Bill Aitken (Glasgow) (Con): Does the cabinet secretary agree that the problems that are associated with Tasers have been exaggerated, and that if anyone wishes to avoid coming into conflict with police officers armed with Tasers, they simply have to refrain from acting violently?
I can almost imagine his pickled onion face, peeling in self satisfaction as he declaimed this profound self-evidence. Oh how we shall miss ye, Old Judgement, the People's Baillie.
Holyrood Student Fees Debate
The 3rd proved a rich debating day at Holyrood, in the afternoon turning to a motion on student fees sponsored by the Cabinet Secretary for Education, Michael Russell. Quite frankly, it astounds and astonishes me that Scottish Labour figures find a way to speak to Scottish students at all, never mind trying to dress themselves up as improbably champions of that constituency's causes. Their tribunes seem unabashed about their attempts to block the abolition of the graduate endowment - a move which ever student affected will be able to compute very tangibly to their benefit, to the tune of around £2,000. A clear dividend of Scottish Nationalist government, one grossly threatened by any upward march of the tattie tribunes in scarlet. I should be less innocent by now. From my own university days, one of the first things I learned about student politics was how Labour specialised in creating slavish toadies in the student class, attempting to promote these compliant souls to representative positions and generally quiet the student beast with their own placemen, all too keen to caper at the base of the greasy pole. The collapsed political (and no doubt to some extent personal) life of Labour's young erstwhile Westminster candidate in Moray, Stuart MacLellan is an essay in the type. Yet modesty and shame are not Labour virtues, I'm afraid. In his usual rollicking, imperious fashion, Mike Russell stuck it to the boisterous Helium Harpy, Karen Whitefield et al. A couple of Russell's particularly pungent leapt out at me as worth general mention. As vivid parliamentary prose goes, this is the good stuff.
Michael Russell: Every Labour speaker has mentioned the need for consensus, which echoes my own desire. However, consensus must be based on facts, and I want to give the facts about a number of things that front-bench Labour members raised, because they need to be corrected. The first is the delusion about resources and funding. The Scottish Government's budget has been cut by £500 million, and further cuts are coming. We must all face that problem. I was trying to think of a comparison to illustrate the Labour approach—this morning at First Minister's questions, this afternoon and no doubt in the health debate earlier—to the reality of the situation in which we find ourselves. The only comparison I could think of was that, astonishingly, Labour now resembles a group of arsonists who, having laid waste to the Scottish budget and the finances of this entire island, now run about complaining about the heat, the smoke and the sound of fire engines. They are the people who are to blame, and nothing will allow us to avoid that."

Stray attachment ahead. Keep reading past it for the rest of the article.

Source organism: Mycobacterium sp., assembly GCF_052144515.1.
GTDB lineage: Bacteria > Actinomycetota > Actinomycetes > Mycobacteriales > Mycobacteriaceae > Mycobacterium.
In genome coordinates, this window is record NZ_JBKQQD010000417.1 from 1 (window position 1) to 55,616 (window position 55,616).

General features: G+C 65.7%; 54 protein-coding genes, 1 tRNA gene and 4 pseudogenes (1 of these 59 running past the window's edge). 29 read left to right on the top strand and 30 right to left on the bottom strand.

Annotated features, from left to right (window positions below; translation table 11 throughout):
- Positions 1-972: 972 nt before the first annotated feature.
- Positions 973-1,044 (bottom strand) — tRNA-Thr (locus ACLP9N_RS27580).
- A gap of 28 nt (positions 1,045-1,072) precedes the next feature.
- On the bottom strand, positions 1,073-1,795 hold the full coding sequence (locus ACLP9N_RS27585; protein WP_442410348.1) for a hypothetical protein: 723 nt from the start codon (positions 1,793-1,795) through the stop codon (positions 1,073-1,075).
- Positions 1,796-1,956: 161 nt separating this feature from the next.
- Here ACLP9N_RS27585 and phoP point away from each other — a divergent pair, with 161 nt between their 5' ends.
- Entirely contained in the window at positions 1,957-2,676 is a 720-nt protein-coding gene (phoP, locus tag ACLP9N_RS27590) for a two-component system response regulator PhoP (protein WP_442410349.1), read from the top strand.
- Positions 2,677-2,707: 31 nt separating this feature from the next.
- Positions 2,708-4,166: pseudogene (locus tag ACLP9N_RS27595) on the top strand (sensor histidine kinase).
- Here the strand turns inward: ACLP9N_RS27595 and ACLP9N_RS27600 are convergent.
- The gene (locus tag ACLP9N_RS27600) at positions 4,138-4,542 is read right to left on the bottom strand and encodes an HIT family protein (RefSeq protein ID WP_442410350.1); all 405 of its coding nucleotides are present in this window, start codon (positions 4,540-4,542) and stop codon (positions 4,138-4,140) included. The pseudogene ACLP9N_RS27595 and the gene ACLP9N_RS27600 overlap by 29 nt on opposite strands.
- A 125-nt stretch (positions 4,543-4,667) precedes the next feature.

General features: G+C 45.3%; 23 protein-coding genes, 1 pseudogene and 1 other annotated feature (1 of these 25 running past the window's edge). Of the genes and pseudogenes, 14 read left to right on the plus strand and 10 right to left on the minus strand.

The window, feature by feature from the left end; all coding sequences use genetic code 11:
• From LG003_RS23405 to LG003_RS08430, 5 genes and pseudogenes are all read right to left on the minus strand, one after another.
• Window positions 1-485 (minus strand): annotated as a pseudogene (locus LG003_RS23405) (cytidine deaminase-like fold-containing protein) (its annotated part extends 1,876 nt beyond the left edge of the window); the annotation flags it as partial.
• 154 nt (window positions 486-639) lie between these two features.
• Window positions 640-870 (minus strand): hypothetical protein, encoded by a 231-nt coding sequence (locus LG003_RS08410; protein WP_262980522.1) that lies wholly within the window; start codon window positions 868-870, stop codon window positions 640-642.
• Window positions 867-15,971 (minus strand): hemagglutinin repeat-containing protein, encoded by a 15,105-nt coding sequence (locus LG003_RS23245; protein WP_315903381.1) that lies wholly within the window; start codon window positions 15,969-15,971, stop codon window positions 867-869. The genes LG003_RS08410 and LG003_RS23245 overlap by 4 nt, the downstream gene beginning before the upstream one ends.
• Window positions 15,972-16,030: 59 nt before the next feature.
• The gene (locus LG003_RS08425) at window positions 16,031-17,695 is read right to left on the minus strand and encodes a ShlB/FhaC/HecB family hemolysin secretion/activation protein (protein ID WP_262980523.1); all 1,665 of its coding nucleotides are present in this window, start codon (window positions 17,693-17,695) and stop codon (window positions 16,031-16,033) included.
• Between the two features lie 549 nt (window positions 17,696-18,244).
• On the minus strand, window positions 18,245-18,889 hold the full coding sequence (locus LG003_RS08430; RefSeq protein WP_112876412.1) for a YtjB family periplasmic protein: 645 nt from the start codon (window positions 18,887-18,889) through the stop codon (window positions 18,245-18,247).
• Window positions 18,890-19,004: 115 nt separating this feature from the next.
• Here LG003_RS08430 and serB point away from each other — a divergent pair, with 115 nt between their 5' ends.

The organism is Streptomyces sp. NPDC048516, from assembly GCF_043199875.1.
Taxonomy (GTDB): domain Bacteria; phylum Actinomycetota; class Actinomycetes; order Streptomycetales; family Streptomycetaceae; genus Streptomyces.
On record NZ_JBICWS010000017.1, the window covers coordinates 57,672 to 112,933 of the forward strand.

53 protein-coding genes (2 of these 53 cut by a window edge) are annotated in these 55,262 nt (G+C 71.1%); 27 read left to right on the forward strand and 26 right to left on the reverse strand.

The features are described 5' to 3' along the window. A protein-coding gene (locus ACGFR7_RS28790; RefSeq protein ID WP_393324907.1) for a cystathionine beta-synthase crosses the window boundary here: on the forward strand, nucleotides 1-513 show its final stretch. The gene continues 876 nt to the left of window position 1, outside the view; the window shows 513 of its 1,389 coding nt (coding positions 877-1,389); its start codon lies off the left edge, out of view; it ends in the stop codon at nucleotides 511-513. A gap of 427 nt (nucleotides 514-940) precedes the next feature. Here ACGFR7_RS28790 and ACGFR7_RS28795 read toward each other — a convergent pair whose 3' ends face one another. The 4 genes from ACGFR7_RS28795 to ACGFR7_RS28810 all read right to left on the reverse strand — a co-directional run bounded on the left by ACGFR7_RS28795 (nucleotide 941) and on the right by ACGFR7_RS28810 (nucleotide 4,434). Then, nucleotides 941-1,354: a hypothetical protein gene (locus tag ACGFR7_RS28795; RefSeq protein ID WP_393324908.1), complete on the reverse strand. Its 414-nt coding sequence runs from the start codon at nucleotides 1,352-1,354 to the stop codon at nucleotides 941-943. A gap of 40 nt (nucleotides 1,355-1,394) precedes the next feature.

And stressing a point which can be cheerfully expanded to much of Labour's positioning (albeit with mild qualms about imagining either Ken MacIntosh, wee Clair Baker or Karen Whitefield as a clutch of life's natural sensuous sirens) ~
"I am not listening to the siren voices of Labour members, who just want me to say something so that they can contradict it. During this afternoon's debate, I was very much reminded of the remark from my old friend Andrew Wilson, who said in the first parliamentary session that, if the SNP had invented the light bulb, Labour would have called it a dangerous anti-candle device. That is precisely what we have heard this afternoon. We cannot say anything but it is contradicted."
Sheriff Principal James Taylor: Breast Inspector
The other day, I mentioned Sheriff Principal James Taylor's judgement in the breast inspecting case which saw the restoration of the license of one of Glasgow's lap-dancing establishments. For enthusiasts and the particularly keen, his full opinion in Kell (Scotland) v. Glasgow Licensing Board is now available here.